Gender And Gender Development Model

959 Words Nov 12th, 2015 4 Pages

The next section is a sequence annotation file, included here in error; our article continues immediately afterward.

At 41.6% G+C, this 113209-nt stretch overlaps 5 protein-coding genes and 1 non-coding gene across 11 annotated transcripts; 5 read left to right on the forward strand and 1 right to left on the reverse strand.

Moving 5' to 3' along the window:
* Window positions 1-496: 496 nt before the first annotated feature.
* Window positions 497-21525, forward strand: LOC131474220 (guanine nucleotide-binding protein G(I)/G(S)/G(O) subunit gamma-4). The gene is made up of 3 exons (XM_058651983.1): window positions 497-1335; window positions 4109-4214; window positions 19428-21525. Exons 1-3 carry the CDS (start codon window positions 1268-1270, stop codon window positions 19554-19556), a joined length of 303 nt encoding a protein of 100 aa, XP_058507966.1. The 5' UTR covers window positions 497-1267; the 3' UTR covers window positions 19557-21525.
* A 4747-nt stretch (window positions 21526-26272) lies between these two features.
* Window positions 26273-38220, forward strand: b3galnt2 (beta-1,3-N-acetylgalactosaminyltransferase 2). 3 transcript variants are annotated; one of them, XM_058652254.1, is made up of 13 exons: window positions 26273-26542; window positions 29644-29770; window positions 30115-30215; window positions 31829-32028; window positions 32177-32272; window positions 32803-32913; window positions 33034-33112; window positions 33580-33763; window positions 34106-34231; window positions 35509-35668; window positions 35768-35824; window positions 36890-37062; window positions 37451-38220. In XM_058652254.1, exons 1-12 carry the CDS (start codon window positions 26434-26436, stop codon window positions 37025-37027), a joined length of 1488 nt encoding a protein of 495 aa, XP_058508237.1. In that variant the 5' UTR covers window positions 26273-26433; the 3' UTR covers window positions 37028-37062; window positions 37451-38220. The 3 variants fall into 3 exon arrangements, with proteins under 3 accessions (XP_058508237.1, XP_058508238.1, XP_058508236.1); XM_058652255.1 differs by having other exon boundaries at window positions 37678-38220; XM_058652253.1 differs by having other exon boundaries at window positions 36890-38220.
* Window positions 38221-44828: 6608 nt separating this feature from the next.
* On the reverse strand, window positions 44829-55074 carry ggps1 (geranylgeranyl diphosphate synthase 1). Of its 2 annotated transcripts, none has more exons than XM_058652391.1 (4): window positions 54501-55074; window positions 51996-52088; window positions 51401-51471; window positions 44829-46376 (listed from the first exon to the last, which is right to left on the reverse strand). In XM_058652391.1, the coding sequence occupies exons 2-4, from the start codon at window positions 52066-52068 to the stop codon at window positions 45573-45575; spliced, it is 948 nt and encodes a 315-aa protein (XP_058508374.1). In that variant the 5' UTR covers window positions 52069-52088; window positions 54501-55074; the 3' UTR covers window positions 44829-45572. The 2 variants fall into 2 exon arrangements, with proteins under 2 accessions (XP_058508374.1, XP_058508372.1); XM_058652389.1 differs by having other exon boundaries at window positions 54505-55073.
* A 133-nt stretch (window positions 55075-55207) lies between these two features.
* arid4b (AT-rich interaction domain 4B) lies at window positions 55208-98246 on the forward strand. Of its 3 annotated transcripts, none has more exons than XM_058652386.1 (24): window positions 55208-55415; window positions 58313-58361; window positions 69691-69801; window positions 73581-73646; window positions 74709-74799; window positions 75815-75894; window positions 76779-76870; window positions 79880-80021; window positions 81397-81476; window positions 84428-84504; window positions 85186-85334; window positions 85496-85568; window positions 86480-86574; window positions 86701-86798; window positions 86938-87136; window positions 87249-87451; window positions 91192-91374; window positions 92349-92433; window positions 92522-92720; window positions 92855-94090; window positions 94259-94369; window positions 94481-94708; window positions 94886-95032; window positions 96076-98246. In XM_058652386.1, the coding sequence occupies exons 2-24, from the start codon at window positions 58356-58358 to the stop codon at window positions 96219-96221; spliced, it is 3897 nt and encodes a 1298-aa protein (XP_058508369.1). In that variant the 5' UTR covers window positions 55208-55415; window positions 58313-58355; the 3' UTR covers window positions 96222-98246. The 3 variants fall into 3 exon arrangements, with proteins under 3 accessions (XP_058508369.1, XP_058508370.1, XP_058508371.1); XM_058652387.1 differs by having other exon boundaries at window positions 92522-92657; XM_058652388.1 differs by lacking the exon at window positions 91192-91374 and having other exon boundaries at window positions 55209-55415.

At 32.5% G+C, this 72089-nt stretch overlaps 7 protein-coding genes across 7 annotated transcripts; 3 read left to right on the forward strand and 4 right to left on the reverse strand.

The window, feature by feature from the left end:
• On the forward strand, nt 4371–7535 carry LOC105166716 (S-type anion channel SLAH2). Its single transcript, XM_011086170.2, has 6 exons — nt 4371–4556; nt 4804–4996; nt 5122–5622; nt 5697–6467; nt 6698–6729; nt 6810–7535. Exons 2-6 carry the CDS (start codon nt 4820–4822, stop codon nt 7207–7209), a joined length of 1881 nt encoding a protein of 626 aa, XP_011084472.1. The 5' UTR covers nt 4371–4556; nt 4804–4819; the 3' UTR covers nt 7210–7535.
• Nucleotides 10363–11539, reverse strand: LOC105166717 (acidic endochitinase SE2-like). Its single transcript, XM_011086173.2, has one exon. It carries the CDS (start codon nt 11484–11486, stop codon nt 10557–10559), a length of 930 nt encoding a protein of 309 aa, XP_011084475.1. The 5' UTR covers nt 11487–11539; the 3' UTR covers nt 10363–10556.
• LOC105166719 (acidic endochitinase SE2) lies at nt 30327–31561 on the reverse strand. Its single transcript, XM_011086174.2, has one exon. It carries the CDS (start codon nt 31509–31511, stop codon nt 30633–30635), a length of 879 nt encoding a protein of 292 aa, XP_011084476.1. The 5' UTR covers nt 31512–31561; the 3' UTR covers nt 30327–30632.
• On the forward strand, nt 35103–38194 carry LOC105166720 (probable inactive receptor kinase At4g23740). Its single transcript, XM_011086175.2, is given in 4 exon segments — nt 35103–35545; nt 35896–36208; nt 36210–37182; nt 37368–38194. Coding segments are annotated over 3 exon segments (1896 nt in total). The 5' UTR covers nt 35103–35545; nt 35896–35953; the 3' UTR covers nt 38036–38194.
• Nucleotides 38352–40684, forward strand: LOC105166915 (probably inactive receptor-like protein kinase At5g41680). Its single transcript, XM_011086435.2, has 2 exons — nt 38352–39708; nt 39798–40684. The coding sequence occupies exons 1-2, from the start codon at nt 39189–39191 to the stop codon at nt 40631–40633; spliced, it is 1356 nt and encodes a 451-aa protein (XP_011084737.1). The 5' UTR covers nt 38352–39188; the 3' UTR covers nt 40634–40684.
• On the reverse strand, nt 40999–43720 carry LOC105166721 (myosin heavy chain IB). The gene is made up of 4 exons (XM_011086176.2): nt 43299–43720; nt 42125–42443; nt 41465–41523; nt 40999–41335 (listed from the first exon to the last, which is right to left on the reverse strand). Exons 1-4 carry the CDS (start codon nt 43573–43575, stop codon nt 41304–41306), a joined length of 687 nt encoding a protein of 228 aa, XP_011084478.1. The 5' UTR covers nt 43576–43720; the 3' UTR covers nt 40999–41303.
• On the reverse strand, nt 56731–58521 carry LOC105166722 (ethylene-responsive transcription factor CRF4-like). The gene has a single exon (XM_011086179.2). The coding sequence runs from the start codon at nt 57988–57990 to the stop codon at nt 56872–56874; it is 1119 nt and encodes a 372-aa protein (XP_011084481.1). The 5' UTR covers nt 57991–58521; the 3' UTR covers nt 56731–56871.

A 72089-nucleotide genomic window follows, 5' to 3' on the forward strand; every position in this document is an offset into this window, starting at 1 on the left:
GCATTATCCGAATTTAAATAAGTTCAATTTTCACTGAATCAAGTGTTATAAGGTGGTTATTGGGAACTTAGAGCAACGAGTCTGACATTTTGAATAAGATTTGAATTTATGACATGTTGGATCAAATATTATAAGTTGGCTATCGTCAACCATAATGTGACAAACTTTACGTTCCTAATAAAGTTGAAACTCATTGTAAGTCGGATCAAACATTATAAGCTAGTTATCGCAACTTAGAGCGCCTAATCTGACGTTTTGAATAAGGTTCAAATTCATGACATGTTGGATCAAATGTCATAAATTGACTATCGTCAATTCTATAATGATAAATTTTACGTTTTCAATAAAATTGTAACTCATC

More often than not, people will define gender as the biological sex that a person was ascribed at birth and subsequently took on the role of that gender in society. Sigmund Freud initially tried to explain the development of gender using a model called the ‘Psychosocial Development Model’, which he concluded that after the protestation of the oral and anal stages, we begin a stage he refers to as the ‘genital stage’, and believes that this is when children begin to identify as either male or female. Freud believed that this lead the child to reject the parents that were of the opposite gender, and to begin to subscribe to the roles similar to those that the parent with the same sex partakes in. It’s suggested the boys will desist any amount of femininity, while girls consider themselves similar to their mother figures, and maintain a high level of femininity. The idea of ‘penis envy’ comes from a thought derived from Freud’s idea of gender development, due to a girls realization that she is biologically unequipped to have sexual intimacy with other females, specifically her mother. These ideas of gender development suggest that gender and sex are completely cohesive. Undoubtedly, there are flaws within Freud’s model of development, which include the thought that sex and gender are one in the same and rejecting the idea that homosexuality is not part of gender development, but rather seen as an abnormality. Despite the fact that this structure of gender growth has flaws, it…
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